JR: My family was very skeptical of the film at first and my parents tried to back out numerous times. It’s hard to address past issues that were painful, but I had the mentality that finally openly discussing these issues could bring us closer together and give us a better understanding of each other. While I’m not sure I’ll ever be able to say they’re completely comfortable with it all, I think they respect that I made a pretty great film from our story. And I do think we all got some kind of closure from finally addressing this issue head-on.
LK: What are the future plans for Invisible Sister now that it is completely finished? Do you have any new movie ideas?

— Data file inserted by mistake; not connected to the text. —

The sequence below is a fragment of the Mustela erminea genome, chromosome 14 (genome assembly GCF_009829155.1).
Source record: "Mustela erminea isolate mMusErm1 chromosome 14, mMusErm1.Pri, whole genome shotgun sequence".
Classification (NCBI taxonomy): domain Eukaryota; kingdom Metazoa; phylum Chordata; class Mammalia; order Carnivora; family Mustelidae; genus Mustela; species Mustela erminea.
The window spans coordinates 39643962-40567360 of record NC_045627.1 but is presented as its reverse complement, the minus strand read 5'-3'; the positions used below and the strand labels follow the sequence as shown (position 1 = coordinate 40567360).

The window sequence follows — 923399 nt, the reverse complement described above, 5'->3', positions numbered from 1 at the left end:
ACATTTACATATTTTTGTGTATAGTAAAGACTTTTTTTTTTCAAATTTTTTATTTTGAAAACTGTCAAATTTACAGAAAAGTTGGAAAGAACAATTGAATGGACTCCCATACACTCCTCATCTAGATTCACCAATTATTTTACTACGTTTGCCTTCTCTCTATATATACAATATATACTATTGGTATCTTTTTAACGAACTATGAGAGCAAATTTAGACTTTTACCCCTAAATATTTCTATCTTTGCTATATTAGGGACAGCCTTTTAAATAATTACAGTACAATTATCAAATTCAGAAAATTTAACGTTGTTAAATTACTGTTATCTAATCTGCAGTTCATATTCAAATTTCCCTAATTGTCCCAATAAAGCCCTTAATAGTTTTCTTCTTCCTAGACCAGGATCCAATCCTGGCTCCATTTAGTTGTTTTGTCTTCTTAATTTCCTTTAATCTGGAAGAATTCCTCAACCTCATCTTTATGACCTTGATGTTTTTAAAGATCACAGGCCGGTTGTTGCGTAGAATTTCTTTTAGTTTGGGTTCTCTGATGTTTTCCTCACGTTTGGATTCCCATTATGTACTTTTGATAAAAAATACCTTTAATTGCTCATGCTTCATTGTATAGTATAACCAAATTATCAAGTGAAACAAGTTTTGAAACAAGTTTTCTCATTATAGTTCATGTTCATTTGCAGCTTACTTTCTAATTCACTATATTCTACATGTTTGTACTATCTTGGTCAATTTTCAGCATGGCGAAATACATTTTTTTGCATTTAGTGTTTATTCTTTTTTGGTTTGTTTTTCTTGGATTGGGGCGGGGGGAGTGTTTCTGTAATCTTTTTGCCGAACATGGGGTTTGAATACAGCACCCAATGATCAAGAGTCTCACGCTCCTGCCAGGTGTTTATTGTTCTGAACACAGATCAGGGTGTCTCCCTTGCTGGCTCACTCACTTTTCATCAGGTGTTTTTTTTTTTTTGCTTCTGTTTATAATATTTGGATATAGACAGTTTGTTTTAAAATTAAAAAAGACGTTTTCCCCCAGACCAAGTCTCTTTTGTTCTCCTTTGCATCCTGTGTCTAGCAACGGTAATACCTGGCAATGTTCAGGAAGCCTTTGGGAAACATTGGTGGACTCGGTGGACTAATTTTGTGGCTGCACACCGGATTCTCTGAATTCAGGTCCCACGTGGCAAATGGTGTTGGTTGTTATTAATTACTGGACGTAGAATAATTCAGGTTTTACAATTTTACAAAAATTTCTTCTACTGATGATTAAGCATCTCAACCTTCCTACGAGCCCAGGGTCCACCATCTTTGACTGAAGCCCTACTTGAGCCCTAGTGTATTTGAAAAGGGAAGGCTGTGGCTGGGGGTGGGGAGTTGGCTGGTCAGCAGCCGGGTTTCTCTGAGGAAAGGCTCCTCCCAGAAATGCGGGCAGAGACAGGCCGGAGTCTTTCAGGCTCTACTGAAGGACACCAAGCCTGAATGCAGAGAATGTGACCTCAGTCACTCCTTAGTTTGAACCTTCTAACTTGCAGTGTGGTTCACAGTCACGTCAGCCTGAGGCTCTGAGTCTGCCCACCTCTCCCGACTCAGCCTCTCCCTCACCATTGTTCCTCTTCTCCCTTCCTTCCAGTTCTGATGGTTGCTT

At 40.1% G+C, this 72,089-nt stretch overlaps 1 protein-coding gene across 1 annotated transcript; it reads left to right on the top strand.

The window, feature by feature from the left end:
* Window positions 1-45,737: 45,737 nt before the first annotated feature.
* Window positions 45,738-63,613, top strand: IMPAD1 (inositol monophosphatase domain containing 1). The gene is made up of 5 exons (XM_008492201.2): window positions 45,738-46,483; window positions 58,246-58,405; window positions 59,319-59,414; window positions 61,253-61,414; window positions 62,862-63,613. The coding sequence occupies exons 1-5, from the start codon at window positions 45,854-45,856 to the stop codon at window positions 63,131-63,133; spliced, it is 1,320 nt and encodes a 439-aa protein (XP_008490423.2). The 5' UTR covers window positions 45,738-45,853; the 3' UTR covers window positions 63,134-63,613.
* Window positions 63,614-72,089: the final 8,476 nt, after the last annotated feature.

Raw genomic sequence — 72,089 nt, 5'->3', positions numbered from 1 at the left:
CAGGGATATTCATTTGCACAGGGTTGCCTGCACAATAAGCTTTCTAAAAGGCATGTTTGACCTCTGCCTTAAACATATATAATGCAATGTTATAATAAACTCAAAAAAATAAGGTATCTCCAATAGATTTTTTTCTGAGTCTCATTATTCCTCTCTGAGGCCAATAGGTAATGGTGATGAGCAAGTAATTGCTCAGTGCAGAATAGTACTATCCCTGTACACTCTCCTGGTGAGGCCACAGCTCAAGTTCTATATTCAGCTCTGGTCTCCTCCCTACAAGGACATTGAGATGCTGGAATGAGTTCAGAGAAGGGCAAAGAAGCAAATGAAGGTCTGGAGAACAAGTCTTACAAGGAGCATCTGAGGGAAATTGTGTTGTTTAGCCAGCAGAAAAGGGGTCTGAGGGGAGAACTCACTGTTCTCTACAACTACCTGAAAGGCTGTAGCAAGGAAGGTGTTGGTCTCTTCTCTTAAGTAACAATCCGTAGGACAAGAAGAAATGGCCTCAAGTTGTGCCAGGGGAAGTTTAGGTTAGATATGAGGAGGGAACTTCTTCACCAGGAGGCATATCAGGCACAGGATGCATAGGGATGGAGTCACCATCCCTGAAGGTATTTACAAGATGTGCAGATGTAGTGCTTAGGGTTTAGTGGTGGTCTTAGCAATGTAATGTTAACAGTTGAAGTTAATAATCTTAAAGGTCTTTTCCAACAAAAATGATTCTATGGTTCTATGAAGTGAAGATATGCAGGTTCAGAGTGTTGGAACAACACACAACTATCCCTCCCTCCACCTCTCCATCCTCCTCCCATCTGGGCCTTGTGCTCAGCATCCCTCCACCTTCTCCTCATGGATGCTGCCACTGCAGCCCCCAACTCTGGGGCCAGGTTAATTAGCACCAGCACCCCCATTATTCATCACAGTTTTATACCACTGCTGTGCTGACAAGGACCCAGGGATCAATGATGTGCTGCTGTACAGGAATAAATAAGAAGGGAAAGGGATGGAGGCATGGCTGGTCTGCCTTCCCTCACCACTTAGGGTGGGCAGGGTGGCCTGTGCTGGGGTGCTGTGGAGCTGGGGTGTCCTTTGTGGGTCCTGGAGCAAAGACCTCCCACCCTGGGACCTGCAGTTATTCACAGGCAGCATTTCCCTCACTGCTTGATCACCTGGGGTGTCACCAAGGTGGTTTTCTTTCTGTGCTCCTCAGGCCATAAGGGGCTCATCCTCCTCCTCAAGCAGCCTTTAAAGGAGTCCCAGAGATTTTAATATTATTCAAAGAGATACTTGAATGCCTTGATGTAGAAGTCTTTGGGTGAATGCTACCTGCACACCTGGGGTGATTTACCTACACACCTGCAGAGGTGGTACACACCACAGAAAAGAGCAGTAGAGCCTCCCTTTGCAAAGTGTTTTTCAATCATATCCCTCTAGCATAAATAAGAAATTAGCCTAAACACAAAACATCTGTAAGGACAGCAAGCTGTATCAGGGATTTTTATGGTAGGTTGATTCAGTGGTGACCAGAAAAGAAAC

JR: We recently won 2 EVVY awards, for Outstanding Documentary and Outstanding Non-Fiction Editing (shouts out to the best editor ever, Erin St. Pierre). Since then, we’ve been working on fundraising and prepping the film to be submitted to film festivals around the world. We’ve received so much great feedback on the film we felt it’d be wasteful not to try our hand at the festival circuit, so stay tuned!